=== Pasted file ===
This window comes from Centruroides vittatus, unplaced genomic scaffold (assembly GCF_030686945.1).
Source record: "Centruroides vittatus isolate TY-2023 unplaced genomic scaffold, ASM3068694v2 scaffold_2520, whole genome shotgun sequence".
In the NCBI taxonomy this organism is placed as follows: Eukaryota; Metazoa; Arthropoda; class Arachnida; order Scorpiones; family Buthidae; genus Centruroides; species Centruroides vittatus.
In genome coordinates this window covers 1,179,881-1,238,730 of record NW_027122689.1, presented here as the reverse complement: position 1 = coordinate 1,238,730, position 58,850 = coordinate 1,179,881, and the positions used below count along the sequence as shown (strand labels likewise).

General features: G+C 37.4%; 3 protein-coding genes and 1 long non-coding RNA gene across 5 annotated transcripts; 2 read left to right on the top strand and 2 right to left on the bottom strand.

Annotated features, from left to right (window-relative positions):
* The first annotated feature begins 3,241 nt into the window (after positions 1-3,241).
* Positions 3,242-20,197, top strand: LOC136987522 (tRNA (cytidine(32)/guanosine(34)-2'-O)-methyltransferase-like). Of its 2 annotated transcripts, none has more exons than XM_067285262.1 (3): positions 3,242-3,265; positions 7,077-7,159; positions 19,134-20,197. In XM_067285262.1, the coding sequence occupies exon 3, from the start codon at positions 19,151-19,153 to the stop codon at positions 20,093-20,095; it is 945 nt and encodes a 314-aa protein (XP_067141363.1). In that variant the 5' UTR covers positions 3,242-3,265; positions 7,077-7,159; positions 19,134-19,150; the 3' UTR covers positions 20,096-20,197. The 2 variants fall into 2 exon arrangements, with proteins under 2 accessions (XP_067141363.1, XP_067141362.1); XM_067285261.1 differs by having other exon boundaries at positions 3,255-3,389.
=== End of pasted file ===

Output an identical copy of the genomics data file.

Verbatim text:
This window comes from Centruroides vittatus, unplaced genomic scaffold (assembly GCF_030686945.1).
Source record: "Centruroides vittatus isolate TY-2023 unplaced genomic scaffold, ASM3068694v2 scaffold_2520, whole genome shotgun sequence".
In the NCBI taxonomy this organism is placed as follows: Eukaryota; Metazoa; Arthropoda; class Arachnida; order Scorpiones; family Buthidae; genus Centruroides; species Centruroides vittatus.
In genome coordinates this window covers 1,179,881-1,238,730 of record NW_027122689.1, presented here as the reverse complement: position 1 = coordinate 1,238,730, position 58,850 = coordinate 1,179,881, and the positions used below count along the sequence as shown (strand labels likewise).

General features: G+C 37.4%; 3 protein-coding genes and 1 long non-coding RNA gene across 5 annotated transcripts; 2 read left to right on the top strand and 2 right to left on the bottom strand.

Annotated features, from left to right (window-relative positions):
* The first annotated feature begins 3,241 nt into the window (after positions 1-3,241).
* Positions 3,242-20,197, top strand: LOC136987522 (tRNA (cytidine(32)/guanosine(34)-2'-O)-methyltransferase-like). Of its 2 annotated transcripts, none has more exons than XM_067285262.1 (3): positions 3,242-3,265; positions 7,077-7,159; positions 19,134-20,197. In XM_067285262.1, the coding sequence occupies exon 3, from the start codon at positions 19,151-19,153 to the stop codon at positions 20,093-20,095; it is 945 nt and encodes a 314-aa protein (XP_067141363.1). In that variant the 5' UTR covers positions 3,242-3,265; positions 7,077-7,159; positions 19,134-19,150; the 3' UTR covers positions 20,096-20,197. The 2 variants fall into 2 exon arrangements, with proteins under 2 accessions (XP_067141363.1, XP_067141362.1); XM_067285261.1 differs by having other exon boundaries at positions 3,255-3,389.